About a month ago, I wrote a short post about wonder in our work, and how Nathan Fielder and Neil DeGrasse Tyson explored the concept of wonder professionally (in very different ways). Last night, I watched Dr. Tyson ignite the passion of television viewers as he brought Carl Sagan’s Cosmos back to life. Truthfully, science never caught my attention in school, not since I was very young. Which is odd, given how much I enjoy Tyson. But in the interest of supporting educational television, I gave it a shot. So glad I did.
As director of the Hayden Planetarium, Dr. Tyson is charged with curating displays that make science accessible to all who enter the space. The ease with which he explains science translates well from his workplace to the screen, and he utilized storytelling well to make complicated concepts easier (not easy, mind you, but easier) to understand. Cosmos retained the accessibility of his regular workplace, using a calendar year to explain the age of the universe and a narrative about a lesser known monk who followed Copernicus in challenging then-current notions about astronomy.
I was having a hard time identifying just how this method of learning science was working for me, where previous methods had failed to captivate me. I always enjoyed biology more, but this wasn’t that. And I’d studied these topics before, but always felt intimidated or overwhelmed- a different sort of overwhelmed from the feeling I got when Tyson talked about multiverses:
.@Neiltyson Now I know what it feels like to be a Who. #Cosmos
— Ann Curry (@AnnCurry) March 10, 2014
But then a few people I follow hit upon the thing that distinguished Dr. Tyson’s take on science from most others I’ve seen:
Seriously, every science teacher I ever had: if you had taught me science in this way, I would have paid actual attention. #Cosmos
— Jessi Gile Eaton (@jessieaton) March 10, 2014
Science is beautiful, emotional, awe inspiring. Why aren’t we showing our kids that? #Cosmos #ScienceLooksGood
— Shareef Jackson (@ShareefJackson) March 10, 2014
That nailed it for me. I’ve had a lot of science teachers in my day, and few of them seemed to care about what they were teaching in a way that Tyson does. As is so clearly evident in his To The Best of Our Knowledge interview (linked to above), he loves his work. And when watching Cosmos, that love shines through.
In my first post about wonder, I talked about how it was an essential ingredient to doing our work well. But after watching Cosmos last night, I realized that my own theory was incomplete. Being excited by your work isn’t always helpful unless other people can see that excitement too, unless that excitement is channeled into creating a superior product for your target audience- in our case, students.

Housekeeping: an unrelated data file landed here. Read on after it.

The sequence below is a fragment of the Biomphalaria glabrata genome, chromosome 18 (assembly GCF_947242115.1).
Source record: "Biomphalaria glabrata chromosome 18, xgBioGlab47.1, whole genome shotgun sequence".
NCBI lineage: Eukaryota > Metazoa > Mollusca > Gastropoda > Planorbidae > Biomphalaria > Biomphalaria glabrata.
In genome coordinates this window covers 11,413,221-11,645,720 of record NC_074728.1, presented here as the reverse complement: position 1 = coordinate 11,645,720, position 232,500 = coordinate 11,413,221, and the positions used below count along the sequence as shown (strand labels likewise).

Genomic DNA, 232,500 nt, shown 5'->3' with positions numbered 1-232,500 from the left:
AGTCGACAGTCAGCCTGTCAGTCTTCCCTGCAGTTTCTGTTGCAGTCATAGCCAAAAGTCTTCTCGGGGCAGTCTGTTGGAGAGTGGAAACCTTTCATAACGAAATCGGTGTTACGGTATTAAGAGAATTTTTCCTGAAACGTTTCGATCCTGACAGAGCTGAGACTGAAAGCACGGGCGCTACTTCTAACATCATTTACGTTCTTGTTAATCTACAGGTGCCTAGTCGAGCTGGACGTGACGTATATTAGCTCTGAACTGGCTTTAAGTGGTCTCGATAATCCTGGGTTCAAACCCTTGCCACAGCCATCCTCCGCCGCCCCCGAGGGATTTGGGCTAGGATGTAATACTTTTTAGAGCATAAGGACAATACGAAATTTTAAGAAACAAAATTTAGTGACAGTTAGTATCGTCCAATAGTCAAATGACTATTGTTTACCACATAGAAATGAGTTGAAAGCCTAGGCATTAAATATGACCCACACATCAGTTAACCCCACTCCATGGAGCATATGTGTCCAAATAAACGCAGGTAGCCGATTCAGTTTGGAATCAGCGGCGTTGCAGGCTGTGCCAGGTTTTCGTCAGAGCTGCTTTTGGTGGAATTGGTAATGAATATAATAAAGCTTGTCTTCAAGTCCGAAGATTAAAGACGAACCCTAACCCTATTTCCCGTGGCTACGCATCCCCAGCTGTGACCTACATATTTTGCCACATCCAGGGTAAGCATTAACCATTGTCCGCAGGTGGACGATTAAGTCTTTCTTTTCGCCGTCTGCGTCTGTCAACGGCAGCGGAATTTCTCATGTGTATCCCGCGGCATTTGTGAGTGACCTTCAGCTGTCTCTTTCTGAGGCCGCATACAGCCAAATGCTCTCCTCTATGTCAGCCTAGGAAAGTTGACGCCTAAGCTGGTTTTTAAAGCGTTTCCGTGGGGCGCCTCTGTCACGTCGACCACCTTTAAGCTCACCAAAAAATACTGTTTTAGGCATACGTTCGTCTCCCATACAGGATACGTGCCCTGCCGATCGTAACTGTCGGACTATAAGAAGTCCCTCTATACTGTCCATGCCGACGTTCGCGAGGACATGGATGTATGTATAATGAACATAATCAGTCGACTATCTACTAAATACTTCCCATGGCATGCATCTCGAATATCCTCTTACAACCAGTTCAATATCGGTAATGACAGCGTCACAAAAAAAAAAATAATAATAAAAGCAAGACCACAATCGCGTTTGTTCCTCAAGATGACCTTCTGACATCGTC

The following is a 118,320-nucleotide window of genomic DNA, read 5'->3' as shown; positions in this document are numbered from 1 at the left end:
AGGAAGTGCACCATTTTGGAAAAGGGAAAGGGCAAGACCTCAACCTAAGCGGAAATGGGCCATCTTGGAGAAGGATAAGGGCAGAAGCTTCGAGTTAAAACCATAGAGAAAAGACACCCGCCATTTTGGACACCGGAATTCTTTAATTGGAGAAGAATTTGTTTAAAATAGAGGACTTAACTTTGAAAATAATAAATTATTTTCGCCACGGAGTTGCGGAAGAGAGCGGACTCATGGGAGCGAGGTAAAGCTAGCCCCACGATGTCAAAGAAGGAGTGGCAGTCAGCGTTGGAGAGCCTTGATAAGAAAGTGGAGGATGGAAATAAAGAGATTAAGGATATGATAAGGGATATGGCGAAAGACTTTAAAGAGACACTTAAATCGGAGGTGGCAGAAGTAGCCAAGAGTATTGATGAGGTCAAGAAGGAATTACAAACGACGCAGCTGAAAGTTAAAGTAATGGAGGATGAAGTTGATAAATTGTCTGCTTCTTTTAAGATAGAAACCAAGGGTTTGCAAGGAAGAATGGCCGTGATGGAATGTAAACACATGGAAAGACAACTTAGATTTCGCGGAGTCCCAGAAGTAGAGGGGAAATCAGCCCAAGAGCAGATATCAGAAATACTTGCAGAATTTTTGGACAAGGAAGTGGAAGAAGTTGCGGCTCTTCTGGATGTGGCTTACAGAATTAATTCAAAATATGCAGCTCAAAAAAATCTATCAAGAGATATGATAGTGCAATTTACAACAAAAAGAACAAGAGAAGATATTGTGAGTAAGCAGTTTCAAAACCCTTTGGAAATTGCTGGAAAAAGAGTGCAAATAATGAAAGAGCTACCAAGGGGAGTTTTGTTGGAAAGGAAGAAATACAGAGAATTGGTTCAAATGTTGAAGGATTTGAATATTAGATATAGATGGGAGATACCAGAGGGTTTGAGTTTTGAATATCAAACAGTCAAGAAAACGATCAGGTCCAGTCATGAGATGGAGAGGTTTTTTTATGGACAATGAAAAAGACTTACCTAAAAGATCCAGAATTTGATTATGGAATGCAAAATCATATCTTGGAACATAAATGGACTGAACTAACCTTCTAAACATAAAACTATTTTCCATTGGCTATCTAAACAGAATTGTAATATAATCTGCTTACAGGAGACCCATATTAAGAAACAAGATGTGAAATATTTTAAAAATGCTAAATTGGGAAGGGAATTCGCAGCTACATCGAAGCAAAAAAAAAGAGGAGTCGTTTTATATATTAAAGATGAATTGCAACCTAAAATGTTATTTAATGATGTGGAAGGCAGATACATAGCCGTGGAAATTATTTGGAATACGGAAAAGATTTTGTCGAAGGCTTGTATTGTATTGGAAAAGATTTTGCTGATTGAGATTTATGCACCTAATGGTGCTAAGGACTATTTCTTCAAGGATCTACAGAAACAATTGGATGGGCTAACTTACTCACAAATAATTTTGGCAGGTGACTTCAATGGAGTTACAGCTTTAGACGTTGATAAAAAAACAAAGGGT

I think about this sometimes after I go to conferences, and feel a little dip in excitement as I realize how few of the ideas I could, for one reason or another, feasibly implement on my own campus. The fire that I spend all day building, is quickly extinguished as I return to campus or my office. I am excited about the potential that exists for the future of our work, but I can admit I let circumstances put a damper on that excitement. And the damper on my excitement, leads to a damper in my work. Is it hard to keep the fire lit when the circumstances around you aren’t always conducive to a burning flame? Yes. But with that must come the understanding that if you can’t keep the fire going, no one else will. My friend Jason alluded to this brilliantly earlier today in a discussion about burnout– if you’re over it, stakeholders (in our case, our students and colleagues) can sense it, and it affects how you and your work are perceived. As the saying goes, “Students don’t care how much you know, until they know how much you care.” Do what you can to stay fired up even on the days that it’s hard to do so- the integrity of your work depends on it.
Tyson ended the show with a reference to its beginning, and to Carl Sagan. Dr. Tyson had the opportunity to spend a Saturday with Dr. Sagan in Ithaca, NY, at seventeen years old. That time with Sagan, and the opportunity he was given to follow up with him (the Harvard astronomer gave Tyson his home phone number and encouraged him to call if he had questions), was significant in Tyson’s development as an astronomer.
I thought about this late last week, after a few situations with student groups left me feeling less than fired up. My first instinct was to retreat, and doing my day-to-day work, including running a training for new student leaders, felt like a burden. But shortly after I began, the energy of these students, a small but dedicated and curious group, helped to fuel the fire again. Counter rough encounters with students with the excitement and inspiration that comes from working with good ones. On the vast majority of campuses, the good outweigh the difficult. Let those fire-fueling encounters keep you going.
Clearly, I’m excited about Cosmos, and I look forward to continuing to tune in each Sunday. And it’ll be more fun knowing this little one will be staying up late to watch too: